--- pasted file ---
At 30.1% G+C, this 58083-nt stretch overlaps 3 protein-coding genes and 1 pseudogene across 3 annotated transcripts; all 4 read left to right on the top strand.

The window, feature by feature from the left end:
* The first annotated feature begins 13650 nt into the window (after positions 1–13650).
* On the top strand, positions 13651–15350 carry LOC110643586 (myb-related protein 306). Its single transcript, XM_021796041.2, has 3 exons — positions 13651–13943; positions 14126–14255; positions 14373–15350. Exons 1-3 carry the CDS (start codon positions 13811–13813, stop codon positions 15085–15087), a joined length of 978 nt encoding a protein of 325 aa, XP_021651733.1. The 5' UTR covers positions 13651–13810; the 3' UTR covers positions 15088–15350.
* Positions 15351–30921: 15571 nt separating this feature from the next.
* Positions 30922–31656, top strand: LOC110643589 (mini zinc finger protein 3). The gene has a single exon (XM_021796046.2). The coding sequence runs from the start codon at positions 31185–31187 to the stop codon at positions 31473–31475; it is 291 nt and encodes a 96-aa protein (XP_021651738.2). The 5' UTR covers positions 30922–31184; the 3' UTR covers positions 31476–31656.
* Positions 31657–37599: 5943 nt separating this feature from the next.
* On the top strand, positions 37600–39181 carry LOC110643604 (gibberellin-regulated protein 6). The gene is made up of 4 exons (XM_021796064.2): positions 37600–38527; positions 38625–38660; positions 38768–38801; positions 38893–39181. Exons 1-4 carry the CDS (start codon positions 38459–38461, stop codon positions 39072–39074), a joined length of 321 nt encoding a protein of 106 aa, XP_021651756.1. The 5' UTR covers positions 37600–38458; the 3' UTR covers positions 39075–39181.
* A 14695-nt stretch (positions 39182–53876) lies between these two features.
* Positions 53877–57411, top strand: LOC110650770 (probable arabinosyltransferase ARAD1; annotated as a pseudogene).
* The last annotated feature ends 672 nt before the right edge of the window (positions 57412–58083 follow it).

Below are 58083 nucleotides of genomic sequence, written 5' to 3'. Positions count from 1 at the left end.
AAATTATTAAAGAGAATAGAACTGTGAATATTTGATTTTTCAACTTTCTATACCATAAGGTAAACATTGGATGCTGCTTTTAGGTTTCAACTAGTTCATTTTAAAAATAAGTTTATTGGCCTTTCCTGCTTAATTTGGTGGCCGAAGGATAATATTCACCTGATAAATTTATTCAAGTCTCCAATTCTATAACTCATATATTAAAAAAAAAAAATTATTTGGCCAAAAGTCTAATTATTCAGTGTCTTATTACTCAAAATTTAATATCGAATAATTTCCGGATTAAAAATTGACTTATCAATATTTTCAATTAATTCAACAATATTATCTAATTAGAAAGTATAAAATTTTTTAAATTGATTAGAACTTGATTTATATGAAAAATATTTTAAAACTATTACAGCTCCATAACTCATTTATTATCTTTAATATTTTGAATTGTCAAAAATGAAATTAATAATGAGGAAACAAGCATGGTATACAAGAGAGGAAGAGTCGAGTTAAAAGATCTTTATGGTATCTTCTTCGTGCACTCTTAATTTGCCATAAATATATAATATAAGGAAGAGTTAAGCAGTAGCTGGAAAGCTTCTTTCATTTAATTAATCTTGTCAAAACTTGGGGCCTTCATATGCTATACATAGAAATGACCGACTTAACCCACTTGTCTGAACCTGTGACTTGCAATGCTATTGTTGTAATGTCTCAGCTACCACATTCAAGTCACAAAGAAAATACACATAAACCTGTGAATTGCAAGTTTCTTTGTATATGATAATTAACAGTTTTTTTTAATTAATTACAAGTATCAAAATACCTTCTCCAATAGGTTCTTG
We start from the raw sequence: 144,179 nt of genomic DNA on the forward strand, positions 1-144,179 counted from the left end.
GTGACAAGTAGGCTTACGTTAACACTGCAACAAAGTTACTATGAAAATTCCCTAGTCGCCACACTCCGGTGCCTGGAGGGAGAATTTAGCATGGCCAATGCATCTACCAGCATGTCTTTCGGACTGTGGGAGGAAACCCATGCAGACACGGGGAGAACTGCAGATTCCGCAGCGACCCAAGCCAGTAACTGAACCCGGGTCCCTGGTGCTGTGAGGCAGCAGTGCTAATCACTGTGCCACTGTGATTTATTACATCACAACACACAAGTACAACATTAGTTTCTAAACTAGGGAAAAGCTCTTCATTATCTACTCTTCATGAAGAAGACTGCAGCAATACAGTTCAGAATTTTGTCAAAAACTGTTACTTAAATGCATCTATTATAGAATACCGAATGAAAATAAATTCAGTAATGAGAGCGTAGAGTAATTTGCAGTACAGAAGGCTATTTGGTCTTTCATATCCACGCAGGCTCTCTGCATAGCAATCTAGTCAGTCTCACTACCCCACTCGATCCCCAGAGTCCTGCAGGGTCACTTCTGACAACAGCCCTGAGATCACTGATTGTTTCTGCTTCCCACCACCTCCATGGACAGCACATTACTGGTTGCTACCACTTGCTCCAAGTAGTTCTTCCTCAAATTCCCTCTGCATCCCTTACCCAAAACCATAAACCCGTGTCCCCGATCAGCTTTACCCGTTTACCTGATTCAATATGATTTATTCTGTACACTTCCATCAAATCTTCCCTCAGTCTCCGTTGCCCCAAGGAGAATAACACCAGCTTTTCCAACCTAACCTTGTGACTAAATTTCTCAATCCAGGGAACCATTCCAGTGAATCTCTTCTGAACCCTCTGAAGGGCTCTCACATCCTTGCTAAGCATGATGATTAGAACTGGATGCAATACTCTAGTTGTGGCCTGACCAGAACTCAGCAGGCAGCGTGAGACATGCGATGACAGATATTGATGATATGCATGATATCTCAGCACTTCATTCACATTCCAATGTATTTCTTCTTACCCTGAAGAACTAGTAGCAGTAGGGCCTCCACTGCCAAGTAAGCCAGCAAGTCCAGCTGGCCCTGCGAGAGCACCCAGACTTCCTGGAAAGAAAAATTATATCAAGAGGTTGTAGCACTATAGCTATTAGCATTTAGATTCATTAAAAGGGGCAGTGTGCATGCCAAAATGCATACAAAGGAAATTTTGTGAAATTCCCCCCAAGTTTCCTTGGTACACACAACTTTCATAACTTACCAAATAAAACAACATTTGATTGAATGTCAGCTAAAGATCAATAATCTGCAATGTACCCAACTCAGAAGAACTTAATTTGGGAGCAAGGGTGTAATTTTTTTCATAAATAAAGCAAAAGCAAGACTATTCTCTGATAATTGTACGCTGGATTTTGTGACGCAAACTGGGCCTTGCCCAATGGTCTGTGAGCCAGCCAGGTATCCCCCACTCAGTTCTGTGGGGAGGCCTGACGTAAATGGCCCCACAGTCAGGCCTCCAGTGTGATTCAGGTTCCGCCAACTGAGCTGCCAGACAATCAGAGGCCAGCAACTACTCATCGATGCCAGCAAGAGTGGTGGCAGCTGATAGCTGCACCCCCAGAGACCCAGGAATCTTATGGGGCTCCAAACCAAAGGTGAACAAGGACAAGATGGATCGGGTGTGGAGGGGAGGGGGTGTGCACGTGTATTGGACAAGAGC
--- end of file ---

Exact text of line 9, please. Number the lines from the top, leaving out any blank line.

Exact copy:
* A 14695-nt stretch (positions 39182–53876) lies between these two features.